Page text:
Tony Hawk is always synonymous with cool. At 52, he’s still battering his body while skating, and the announcement of a new Tony Hawk’s Pro Skater game generated buzz back in May. With his age, though, also comes a strong knowledge of the history of his beloved sport. In a recent interview with Vox, Hawk explored his old haunts and their importance to the community.
The Birdman’s history with these iconic spots starts in 1987’s skate film The Search for Animal Chin directed by Stacy Peralta. In an early scene, Hawk and others skate down this drainage pipe on the Hawaiian island of Honolulu. This iconic channel, known simply as “Wallows,” and has long been a pilgrimage site for the skateboarding faithful. Hawk admits during that shoot, he opened a wound on his elbow, leaving him bed-ridden with a staph infection.
Over 30 years later, Hawk is still crossing spots off his bucket list, most recently conquering the Baldy Pipe. The Baldy Pipe, discovered in 1969 in Clairemont, CA, is still a mainstay despite being largely inaccessible. Hawk recalls dodging guards and having to cross an infamous 20-foot deep chasm ala Indiana Jones. However, once skaters clear the gap, the towering sides of the Blady Pipe reveal themselves.
The Evolution of Skate Spots…
Over his long career, Tony Hawk has witnessed several shifts in the scene as accessibility waxed and waned. Dr. Iain Borden, a professor of architecture, explored this in his 2019 book Skateboarding and the City: A Complete History. Borden notes in the same Vox video that the first skate spots were scattered across California and the Arizona desert. Still, as the sport gained popularity, businesses started creating skate parks that made skating more accessible. Those parks eventually shuttered due to insurance costs, so skaters, inspired by Natas Kaupas, turned to urban jungles for new spots.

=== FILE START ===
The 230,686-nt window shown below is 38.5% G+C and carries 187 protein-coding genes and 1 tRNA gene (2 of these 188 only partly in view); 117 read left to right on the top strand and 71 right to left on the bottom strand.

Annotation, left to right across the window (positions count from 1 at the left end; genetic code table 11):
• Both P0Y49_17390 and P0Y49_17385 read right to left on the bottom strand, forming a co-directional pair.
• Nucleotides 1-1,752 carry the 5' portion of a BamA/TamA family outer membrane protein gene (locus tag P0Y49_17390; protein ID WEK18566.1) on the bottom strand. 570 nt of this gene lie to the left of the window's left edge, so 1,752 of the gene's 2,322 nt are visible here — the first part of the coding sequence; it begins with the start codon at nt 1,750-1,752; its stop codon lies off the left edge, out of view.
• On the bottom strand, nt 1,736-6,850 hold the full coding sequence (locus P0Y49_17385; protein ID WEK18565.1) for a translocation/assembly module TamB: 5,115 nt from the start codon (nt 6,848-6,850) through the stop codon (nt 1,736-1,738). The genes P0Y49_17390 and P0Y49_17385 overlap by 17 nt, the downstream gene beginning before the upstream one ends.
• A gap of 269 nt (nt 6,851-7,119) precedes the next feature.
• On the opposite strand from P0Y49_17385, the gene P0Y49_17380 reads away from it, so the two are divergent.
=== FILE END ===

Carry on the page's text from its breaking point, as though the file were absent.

While Hawk and other skaters have fond memories of spots like the Carlsbad Gap or the Gonz Gap, many of these spots have been erased or altered. While these decisions seem innocuous—a renovation project for the high school campus destroyed the Carlsbad Gap—it’s also a purposeful application of “hostile architecture,” a style designed to limit unintended uses of public spaces.
… and Their Future!
That’s not to say that the future of skateboarding is endangered, indeed, it’s quite the opposite. Dr. Borden highlights the strong penchant of skaters to explore their landscapes and to negotiate and renegotiate the ways that we interact with our public spaces. In many ways, skateboarders are like cosmopolitan cosmonauts, exploring out cities in ways others have never done before. While some of skating’s legendary spots disappeared for good, there’s always another just waiting to be found.
Feeling inspired by the athleticism and artistry of boarders all over the world? You should check out the soundtrack for the forthcoming Tony Hawk’s Pro Skater 1+2 for beats to shred to! I wrote this whole article listening to the playlist on Spotify, so it’s a jam for all sorts of activities.